Decisions around the world to relax or remove restrictions were induced not only by the need to restart economic growth, but by public pressure for the return of personal freedoms. Putting aside the efficacy of the lockdown strategy, this pressure manifested itself in protests in the US, in Nigeria and in Germany, where there are fears over the political radicalisation of protesters.
Yet certain facts define our reality. There’s no vaccine. There’s no treatment. And any health official worth their salt, including the embattled Anthony Fauci in the US, has said there will be a second wave of Covid-19. Considering what we now know, it is sure to bring with it political problems and serious impacts on personal prosperity.
And so a global public health crisis is evolving into a political dilemma for leaders of democratic countries. Are policies that restrict civil liberties in order to curb the spread of the deadly coronavirus legitimate? How can governments reconcile protecting public health with protecting the personal liberties that are fundamental to democratic states?
Most importantly, we need to prevent the crisis from becoming a permanent political fix to be exploited. That would be a win-win situation for politicians and embattled public health scientists, which could also solve legal challenges to the reintroduction of civil liberty restrictions in the event of a second wave of Covid-19.
This isn’t the first time societies have been so troubled; the stock market collapse in 1929 led to the Great Depression. But today, as protests threaten social order and weak economies suffer growing unemployment, governments are also grappling with a virus that has infected millions, is killing hundreds of thousands and is crippling public health systems.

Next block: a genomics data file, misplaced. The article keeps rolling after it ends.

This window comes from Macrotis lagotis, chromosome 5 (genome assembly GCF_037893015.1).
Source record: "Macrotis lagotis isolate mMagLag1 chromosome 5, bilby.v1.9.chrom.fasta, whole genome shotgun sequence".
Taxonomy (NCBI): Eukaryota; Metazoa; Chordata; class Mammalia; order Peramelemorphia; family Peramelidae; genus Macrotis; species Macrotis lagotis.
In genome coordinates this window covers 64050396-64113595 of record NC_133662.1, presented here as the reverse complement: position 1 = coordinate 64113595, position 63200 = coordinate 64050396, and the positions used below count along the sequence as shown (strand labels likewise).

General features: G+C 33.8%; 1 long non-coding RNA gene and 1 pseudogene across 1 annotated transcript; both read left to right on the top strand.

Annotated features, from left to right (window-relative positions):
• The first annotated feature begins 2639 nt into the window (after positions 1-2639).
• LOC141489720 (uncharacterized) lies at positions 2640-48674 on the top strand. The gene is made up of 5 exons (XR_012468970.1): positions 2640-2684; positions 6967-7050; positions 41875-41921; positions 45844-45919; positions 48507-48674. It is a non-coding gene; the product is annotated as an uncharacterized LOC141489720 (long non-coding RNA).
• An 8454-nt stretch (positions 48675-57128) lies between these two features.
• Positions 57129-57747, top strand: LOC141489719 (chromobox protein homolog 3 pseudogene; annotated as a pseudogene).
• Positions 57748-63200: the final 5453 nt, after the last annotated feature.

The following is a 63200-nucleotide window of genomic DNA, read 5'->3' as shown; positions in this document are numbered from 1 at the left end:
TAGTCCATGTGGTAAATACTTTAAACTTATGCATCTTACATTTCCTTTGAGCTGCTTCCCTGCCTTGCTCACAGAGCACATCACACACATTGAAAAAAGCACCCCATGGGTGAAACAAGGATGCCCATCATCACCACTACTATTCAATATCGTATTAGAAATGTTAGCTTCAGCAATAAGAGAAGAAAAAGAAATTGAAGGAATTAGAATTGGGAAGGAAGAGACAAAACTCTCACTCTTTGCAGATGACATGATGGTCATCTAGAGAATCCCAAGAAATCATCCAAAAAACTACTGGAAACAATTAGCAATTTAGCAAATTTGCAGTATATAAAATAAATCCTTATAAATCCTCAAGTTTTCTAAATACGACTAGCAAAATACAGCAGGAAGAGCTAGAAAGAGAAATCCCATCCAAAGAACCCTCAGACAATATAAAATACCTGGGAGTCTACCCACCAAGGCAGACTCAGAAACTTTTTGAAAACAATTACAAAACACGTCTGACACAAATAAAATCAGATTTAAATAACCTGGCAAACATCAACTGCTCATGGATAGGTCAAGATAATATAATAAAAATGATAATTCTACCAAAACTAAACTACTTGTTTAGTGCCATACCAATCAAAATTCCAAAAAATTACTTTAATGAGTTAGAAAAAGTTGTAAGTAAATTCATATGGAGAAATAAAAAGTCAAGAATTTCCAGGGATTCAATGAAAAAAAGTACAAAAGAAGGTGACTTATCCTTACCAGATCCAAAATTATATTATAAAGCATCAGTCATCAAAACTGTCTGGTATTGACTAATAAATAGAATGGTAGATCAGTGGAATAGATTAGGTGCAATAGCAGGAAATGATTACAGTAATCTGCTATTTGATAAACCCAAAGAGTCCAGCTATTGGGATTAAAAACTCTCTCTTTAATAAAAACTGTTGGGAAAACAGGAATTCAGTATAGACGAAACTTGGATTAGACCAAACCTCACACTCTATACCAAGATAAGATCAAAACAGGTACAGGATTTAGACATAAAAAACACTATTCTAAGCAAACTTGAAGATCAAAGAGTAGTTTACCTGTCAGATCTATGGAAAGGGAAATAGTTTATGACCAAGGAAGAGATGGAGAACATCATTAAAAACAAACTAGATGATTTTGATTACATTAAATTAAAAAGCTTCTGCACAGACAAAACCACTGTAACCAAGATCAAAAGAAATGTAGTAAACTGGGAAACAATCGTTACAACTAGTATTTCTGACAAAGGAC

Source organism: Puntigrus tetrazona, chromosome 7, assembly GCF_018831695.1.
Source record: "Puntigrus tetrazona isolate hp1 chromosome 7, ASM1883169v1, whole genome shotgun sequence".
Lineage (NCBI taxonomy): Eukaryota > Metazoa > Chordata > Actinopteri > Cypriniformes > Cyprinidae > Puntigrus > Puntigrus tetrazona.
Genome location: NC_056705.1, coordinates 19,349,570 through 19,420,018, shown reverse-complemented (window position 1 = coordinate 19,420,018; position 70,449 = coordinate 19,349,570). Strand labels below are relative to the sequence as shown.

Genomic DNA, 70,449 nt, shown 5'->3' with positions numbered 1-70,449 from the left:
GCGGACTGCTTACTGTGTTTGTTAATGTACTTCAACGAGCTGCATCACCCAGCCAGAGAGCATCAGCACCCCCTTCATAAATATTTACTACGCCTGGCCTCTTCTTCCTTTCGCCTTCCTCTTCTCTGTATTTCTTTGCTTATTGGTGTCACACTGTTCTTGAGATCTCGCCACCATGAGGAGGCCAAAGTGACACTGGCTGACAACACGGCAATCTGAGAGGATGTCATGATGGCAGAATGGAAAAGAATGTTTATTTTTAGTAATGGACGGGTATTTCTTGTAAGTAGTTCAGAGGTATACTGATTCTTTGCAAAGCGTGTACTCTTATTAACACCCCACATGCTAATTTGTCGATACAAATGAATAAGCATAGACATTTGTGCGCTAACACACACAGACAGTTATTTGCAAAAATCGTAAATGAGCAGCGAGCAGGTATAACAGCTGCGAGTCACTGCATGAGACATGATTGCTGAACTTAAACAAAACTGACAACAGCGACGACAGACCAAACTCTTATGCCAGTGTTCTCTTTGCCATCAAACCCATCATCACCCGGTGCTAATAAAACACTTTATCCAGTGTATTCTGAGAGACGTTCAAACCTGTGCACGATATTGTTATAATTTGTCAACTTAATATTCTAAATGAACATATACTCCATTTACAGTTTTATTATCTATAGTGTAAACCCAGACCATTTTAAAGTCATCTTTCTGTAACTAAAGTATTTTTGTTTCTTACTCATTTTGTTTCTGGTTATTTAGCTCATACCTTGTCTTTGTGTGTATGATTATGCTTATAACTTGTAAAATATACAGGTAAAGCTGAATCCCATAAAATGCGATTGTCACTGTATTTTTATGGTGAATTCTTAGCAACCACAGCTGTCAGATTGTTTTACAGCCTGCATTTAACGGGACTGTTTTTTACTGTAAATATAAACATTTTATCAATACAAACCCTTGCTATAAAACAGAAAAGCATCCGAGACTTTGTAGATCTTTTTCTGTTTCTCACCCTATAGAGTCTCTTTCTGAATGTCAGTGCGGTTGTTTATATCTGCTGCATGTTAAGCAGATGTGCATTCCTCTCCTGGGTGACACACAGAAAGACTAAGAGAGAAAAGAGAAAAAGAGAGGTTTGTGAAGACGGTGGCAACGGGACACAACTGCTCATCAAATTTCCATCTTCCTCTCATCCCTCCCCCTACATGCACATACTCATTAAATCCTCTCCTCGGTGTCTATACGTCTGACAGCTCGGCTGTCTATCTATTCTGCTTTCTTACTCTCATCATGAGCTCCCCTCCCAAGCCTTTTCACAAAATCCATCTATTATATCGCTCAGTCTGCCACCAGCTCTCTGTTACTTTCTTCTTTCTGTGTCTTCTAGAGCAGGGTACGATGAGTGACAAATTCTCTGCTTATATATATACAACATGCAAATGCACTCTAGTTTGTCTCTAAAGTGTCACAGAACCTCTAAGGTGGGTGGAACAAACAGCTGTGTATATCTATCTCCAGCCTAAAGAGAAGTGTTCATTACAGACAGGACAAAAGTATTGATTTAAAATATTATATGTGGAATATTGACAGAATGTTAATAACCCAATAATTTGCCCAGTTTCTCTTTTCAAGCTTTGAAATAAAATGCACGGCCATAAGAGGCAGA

In the 1930s, with high unemployment and disunity, Europe’s strongest economy today was then its weakest. Carl Schmitt, a leading legal German scholar at the time, proposed a ‘strong state’ based on ‘authoritarian foundations’ to ‘depoliticise’ Germany. Some of this is seen today in Hungary, where Viktor Orbán’s rule by decree with no clear end to a state of emergency has attracted the attention of the Council of Europe. Depoliticising politics clearly creates a problem that politics cannot solve: whose politics?
Come the second wave, governments will again face the demanding balancing act between public health protection and the economic interests of the state and citizens.
The politics of Trump’s Republicans or the Democrats in the US; those of Chancellor Merkel’s Christian Democratic Union, the SPD or AfD in Germany; or those of Macron’s En Marche!, the Republicans or the Socialist Party in France? At the core of the economic and political conundrums facing governments today, and certain to get worse when a second wave of Covid-19 arrives, is: how to legitimately restrain constitutionally guaranteed liberties and effectively manage resistance to lockdown measures?
Come the second wave, governments will again face the demanding balancing act between public health protection and the economic interests of the state and citizens, whose calls for personal liberties are not divorced from calls for their economic freedom – both of which were a government ambition, if not a main motivation, in easing lockdown measures. Every protester expects politicians to deliver on these government obligations. And protests raise serious legal and political concerns, for which neither the €750 billion proposed for the Next Generation EU Covid-19 recovery instrument or the additional $3 trillion now in political limbo proposed in the US will suffice.